Study sheds light on axion dark matter
Scientists from Durham University and Kings College London have presented a theoretical review in a new study strongly supporting the search for axion dark matter.
The identity of dark matter, which makes up 85% of the matter in the universe, is one of the big unanswered questions in particle physics.
Scientists know of its existence because of its gravitational pull effects on stars and galaxies but what kind of particle it is, still remains a mystery.
The researchers analyzed how axions can be described mathematically and presented how they relate to the fundamental symmetries of the Standard Model of particle physics.
The axion explains why the strong interaction—the force that binds together quarks in protons and neutrons—obeys time reversal symmetry. This means that, at the subatomic level, processes caused by the strong interaction would look the same if the direction of time was reversed.
Why the strong interaction obeys time reversal symmetry is still unknown. The axion is a popular solution to this mystery.
Axion dark matter behave more like a field covering the universe than like individual particles. In the early universe, the value of the axion field begins to oscillate back and forth. The energy stored in these oscillations is axion dark matter.
It is known that dark matter of any kind can only interact very weakly with light, or else it would have been seen by scientists already. Axion dark matter interacts with light very weakly, but by looking closely at telescope observations the researchers might be able to see signs of this interaction.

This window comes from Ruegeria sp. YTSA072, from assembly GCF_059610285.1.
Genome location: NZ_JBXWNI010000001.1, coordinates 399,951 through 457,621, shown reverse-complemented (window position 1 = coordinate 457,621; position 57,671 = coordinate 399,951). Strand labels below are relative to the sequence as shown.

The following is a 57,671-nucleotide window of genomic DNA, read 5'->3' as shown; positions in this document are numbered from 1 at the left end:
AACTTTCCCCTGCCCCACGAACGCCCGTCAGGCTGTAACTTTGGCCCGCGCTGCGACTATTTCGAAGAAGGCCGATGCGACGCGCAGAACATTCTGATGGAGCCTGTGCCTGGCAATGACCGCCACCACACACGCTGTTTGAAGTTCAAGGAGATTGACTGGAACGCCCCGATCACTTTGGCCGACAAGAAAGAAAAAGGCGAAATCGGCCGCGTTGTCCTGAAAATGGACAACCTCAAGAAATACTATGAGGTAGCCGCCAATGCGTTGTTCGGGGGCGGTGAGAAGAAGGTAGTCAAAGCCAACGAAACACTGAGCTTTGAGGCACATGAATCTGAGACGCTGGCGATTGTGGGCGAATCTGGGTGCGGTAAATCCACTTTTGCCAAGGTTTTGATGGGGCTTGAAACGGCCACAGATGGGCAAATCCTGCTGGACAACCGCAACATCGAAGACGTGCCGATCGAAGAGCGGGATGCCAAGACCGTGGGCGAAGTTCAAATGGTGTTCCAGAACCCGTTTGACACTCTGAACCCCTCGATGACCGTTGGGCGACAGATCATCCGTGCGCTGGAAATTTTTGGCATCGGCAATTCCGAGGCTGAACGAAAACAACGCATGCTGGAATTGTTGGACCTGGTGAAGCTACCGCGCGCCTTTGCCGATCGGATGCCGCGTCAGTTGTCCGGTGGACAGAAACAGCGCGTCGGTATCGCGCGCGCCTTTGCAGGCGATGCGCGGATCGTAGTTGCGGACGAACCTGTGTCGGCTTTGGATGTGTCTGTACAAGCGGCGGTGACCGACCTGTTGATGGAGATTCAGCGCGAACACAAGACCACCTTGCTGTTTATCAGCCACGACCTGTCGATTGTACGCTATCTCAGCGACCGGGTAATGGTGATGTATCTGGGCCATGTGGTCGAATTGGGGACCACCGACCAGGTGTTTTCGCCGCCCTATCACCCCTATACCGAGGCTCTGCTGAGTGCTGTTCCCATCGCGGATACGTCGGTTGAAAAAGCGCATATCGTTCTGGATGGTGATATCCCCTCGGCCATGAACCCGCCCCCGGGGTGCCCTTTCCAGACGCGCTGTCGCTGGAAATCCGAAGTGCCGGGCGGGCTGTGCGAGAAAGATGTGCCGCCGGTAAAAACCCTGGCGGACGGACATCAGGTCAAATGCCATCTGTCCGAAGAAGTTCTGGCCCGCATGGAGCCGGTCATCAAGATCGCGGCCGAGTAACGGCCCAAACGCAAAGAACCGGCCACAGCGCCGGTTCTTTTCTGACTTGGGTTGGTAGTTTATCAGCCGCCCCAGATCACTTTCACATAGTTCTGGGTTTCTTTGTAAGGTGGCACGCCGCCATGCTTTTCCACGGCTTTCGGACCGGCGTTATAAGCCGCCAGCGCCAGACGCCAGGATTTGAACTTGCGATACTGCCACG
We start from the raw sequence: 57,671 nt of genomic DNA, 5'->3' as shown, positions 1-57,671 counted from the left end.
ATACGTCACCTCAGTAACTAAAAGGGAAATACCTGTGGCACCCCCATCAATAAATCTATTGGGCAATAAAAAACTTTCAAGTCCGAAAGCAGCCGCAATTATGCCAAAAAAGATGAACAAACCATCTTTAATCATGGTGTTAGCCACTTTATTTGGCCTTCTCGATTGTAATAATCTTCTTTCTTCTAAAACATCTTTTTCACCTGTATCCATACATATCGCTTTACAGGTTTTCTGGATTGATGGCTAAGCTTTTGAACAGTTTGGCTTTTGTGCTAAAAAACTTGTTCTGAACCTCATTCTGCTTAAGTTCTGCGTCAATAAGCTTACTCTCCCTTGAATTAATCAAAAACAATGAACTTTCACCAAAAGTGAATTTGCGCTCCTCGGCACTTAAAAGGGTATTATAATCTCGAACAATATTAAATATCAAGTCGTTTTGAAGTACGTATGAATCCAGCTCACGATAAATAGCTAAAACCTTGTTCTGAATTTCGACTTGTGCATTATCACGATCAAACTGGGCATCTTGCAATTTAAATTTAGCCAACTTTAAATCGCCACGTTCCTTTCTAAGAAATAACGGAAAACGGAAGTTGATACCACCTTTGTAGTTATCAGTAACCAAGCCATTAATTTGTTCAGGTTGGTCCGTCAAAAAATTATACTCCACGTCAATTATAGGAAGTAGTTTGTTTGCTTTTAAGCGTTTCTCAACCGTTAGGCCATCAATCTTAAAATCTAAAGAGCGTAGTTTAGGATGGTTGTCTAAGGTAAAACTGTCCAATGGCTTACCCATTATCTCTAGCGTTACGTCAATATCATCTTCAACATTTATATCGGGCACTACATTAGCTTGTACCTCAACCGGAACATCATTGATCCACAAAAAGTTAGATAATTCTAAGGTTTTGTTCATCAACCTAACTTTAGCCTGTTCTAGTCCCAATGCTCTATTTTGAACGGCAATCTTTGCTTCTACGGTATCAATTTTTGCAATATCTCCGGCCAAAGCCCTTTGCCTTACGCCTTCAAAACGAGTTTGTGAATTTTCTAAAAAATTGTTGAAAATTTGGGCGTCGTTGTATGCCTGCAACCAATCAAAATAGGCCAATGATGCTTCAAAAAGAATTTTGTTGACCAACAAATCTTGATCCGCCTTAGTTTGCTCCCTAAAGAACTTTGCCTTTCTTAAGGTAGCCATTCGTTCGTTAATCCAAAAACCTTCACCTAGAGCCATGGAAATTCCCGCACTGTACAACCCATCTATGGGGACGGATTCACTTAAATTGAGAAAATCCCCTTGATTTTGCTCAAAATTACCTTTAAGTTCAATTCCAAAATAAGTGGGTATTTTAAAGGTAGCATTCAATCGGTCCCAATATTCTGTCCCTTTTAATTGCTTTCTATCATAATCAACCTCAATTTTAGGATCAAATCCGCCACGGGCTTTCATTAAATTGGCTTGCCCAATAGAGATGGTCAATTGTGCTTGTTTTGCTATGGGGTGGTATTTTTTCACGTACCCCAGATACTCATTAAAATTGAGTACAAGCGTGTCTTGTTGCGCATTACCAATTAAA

For example, a photon (a particle of light) traveling through a magnetic field would have a small probability of turning into an axion. This process would cause unusual features in telescope observations of galaxies shining through magnetic fields.
The full analysis of the study was published in Science Advances. A companion review paper—"Axion Dark Matter: How to see it?" by Yannis Semertzidis and SungWoo Youn—shows how the axion could be detected in the lab soon.
Study co-author, Dr. Francesca Chadha-Day, said: "It is a very exciting time to be an axion physicist. Nobody yet knows the identity of dark matter. By searching for different possibilities, such as the axion, we hope to one day solve this mystery."
The researchers hope that this review will increase interest and understanding of axion physics within the broader community of physicists and scientists.
Journal information: Science Advances
Provided by Durham University